Ailments of the hip joint
The degradation of joints, or arthrosis, is an exceedingly common condition which causes pain in the joints, limp and reduced mobility. The affected joints experience pain as a result of the degradation of the cartilage and bone, which eventually leads to disabilities or deformities. The articular cavity narrows, contours become uneven, articular ends deform, bony deposits start to form and degenerative cysts or cavities may develop.
In the majority of the cases the deterioration of the cartilage is caused by a previous condition suffered during childhood or adulthood. The most frequent of these conditions are the lately diagnosed dislocated hip or hip dysplasia, the slipped femoral head or epiphyseolysis, a condition originating from hormonal problems occurring during puberty, diagnosed usually late as well, and joint injuries or inflammations.
Among the ailments usually occurring during adulthood the most common are the hip fracture (which, as a result of the unique blood supply characteristics of the femoral head, in certain cases leads to avascular necrosis even if the stabilizing surgery was successful), rheumatism and other articular inflammations, or the necrosis of the femoral head caused by diabetes or overconsumption of alcohol, while it can also occur as a side effect of certain medication or even develop without a recognized cause.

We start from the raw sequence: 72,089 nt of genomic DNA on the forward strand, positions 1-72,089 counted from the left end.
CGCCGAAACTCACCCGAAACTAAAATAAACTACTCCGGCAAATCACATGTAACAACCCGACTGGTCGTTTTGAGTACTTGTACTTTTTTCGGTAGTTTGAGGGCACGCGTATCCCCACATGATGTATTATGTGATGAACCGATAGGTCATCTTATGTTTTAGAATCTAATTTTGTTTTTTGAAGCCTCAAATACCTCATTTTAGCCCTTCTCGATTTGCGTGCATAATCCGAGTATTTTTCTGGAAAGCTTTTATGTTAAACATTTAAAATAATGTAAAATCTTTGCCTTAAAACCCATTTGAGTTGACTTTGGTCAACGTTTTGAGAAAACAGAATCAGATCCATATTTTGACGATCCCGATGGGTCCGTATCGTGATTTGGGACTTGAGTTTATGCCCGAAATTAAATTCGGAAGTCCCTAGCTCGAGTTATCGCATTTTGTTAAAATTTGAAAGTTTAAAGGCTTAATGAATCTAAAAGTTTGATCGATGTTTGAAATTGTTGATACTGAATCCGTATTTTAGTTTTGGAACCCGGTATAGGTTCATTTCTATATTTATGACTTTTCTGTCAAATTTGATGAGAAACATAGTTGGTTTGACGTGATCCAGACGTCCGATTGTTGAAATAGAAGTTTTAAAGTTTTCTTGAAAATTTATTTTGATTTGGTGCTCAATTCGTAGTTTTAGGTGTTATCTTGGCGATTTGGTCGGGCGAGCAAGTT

It is important to know that while in the majority of cases resting and drug and physiotherapy treatments can ease the patient’s complaints and endurance for a long time, in many cases for real remedy the patient sooner or later has to turn to surgery. GPs usually prescribe some kind of drug treatment, painkillers, anticonvulsants or anti-inflammatory medication. Should the effect of these medicines turn out to be inadequate, the increase of complaints may be delayed with rheumatology or physiotherapy treatment. Time, however, does not heal. The degradation of the cartilage proceeds with varying speed, but proceed it does. The complaints naturally change, usually in line with the weather, state of mind or stress in the workplace, but they all show a gradually worsening tendency.
Joint deformities usually develop at the ages between 50 and 60. They are more common in case of women, and their frequency only increases with advancing age.
The implantation of the prosthesis
What can we expect from the prosthesis?
The main reason of replacing an inflamed joint with an artificial one is to stop the bones rubbing against each other. The pain is caused by this rubbing. The replacement of the painful and inflamed joint with an artificial one provides new articular surface for the joint, wherein the bones can move comfortably without any pain. The objective is to help patients return to the lifestyle they are accustomed to, and thus improve their quality of life with reduced pain and an extended range of motion.
After the pain is gone and mobility is restored the patients’ general activeness and everyday actions return to normal, which enables them to attend to their tasks at home as well as at the workplace, thus enhancing their quality of life. In normal circumstances the patients can return to their homes two weeks after the procedure, where they are instructed to perform daily exercises prescribed by their physiotherapists.